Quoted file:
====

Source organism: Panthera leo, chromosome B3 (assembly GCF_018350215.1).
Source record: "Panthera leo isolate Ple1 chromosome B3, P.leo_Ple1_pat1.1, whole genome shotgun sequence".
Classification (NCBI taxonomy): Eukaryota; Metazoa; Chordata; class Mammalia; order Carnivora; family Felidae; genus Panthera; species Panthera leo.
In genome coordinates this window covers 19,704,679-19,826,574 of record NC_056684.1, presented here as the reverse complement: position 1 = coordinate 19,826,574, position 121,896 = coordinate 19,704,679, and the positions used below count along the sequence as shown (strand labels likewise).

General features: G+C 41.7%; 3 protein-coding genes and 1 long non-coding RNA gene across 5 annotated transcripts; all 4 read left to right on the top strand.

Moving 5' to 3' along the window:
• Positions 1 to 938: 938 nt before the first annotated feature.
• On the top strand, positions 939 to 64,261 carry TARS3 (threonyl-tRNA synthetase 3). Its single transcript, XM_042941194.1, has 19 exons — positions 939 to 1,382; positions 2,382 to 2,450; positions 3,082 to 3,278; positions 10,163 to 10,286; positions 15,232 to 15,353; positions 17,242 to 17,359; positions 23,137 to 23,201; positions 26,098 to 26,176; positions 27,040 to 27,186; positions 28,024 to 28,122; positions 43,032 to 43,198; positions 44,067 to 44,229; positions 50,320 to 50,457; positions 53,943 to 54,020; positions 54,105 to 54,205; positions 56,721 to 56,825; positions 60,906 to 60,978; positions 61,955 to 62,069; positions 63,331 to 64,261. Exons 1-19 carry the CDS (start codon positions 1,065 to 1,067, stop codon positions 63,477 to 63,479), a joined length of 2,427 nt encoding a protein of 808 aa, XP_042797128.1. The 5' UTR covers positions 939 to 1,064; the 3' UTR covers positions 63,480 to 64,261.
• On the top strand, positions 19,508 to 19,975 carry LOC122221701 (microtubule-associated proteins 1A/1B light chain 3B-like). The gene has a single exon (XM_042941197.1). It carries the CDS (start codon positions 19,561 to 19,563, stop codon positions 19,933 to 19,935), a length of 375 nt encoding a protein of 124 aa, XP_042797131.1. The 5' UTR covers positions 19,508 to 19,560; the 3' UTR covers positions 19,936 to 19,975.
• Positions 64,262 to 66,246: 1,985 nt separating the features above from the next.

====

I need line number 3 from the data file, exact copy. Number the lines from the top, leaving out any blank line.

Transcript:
Classification (NCBI taxonomy): Eukaryota; Metazoa; Chordata; class Mammalia; order Carnivora; family Felidae; genus Panthera; species Panthera leo.